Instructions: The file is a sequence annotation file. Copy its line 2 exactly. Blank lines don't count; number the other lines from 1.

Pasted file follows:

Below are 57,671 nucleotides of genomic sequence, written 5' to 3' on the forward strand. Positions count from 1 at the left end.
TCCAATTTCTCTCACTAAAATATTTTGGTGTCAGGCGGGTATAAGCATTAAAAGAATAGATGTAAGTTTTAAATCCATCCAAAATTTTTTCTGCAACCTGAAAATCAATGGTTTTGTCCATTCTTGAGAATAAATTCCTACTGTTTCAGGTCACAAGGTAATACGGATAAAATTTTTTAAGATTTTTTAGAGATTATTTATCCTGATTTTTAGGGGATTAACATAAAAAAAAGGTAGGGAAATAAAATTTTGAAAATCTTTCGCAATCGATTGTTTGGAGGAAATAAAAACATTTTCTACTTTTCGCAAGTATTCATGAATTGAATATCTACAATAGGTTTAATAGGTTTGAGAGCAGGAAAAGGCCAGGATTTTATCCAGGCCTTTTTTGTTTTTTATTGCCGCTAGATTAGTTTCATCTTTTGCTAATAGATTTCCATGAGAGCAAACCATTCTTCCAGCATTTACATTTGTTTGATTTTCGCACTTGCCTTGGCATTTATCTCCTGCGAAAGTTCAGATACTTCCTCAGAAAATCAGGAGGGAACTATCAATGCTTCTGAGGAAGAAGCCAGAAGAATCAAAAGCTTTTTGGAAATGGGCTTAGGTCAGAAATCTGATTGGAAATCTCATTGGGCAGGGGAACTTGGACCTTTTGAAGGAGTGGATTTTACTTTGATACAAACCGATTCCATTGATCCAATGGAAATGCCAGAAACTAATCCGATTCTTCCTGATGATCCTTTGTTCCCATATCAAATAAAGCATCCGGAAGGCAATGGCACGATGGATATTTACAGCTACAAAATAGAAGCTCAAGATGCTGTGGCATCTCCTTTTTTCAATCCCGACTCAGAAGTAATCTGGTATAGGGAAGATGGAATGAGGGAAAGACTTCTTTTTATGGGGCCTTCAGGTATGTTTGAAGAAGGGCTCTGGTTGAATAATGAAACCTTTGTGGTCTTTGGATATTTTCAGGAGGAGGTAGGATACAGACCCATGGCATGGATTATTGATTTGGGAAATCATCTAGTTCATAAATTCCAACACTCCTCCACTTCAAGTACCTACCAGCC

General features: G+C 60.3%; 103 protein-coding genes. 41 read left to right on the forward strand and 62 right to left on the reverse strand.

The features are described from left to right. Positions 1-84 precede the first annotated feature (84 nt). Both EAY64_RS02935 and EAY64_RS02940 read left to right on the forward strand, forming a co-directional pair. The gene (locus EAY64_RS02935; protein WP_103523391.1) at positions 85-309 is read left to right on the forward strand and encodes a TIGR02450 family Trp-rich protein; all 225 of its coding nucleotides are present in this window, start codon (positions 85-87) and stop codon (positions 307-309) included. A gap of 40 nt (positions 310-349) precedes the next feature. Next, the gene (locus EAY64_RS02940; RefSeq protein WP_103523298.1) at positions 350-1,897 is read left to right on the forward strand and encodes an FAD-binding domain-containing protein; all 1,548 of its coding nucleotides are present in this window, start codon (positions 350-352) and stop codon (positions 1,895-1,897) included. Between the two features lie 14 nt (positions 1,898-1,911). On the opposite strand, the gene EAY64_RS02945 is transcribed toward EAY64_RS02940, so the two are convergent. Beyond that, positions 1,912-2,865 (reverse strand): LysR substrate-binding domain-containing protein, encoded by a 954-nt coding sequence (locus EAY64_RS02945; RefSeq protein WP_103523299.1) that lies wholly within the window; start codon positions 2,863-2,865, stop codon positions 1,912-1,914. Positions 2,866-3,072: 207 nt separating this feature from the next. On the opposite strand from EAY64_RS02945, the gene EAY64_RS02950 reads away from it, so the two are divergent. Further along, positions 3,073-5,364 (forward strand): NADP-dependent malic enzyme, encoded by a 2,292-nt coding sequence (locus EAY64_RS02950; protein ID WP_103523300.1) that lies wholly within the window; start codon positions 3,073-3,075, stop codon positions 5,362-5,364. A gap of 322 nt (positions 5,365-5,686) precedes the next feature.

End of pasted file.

TCCAATTTCTCTCACTAAAATATTTTGGTGTCAGGCGGGTATAAGCATTAAAAGAATAGATGTAAGTTTTAAATCCATCCAAAATTTTTTCTGCAACCTGAAAATCAATGGTTTTGTCCATTCTTGAGAATAAATTCCTACTGTTTCAGGTCACAAGGTAATACGGATAAAATTTTTTAAGATTTTTTAGAGATTATTTATCCTGATTTTTAGGGGATTAACATAAAAAAAAGGTAGGGAAATAAAATTTTGAAAATCTTTCGCAATCGATTGTTTGGAGGAAATAAAAACATTTTCTACTTTTCGCAAGTATTCATGAATTGAATATCTACAATAGGTTTAATAGGTTTGAGAGCAGGAAAAGGCCAGGATTTTATCCAGGCCTTTTTTGTTTTTTATTGCCGCTAGATTAGTTTCATCTTTTGCTAATAGATTTCCATGAGAGCAAACCATTCTTCCAGCATTTACATTTGTTTGATTTTCGCACTTGCCTTGGCATTTATCTCCTGCGAAAGTTCAGATACTTCCTCAGAAAATCAGGAGGGAACTATCAATGCTTCTGAGGAAGAAGCCAGAAGAATCAAAAGCTTTTTGGAAATGGGCTTAGGTCAGAAATCTGATTGGAAATCTCATTGGGCAGGGGAACTTGGACCTTTTGAAGGAGTGGATTTTACTTTGATACAAACCGATTCCATTGATCCAATGGAAATGCCAGAAACTAATCCGATTCTTCCTGATGATCCTTTGTTCCCATATCAAATAAAGCATCCGGAAGGCAATGGCACGATGGATATTTACAGCTACAAAATAGAAGCTCAAGATGCTGTGGCATCTCCTTTTTTCAATCCCGACTCAGAAGTAATCTGGTATAGGGAAGATGGAATGAGGGAAAGACTTCTTTTTATGGGGCCTTCAGGTATGTTTGAAGAAGGGCTCTGGTTGAATAATGAAACCTTTGTGGTCTTTGGATATTTTCAGGAGGAGGTAGGATACAGACCCATGGCATGGATTATTGATTTGGGAAATCATCTAGTTCATAAATTCCAACACTCCTCCACTTCAAGTACCTACCAGCC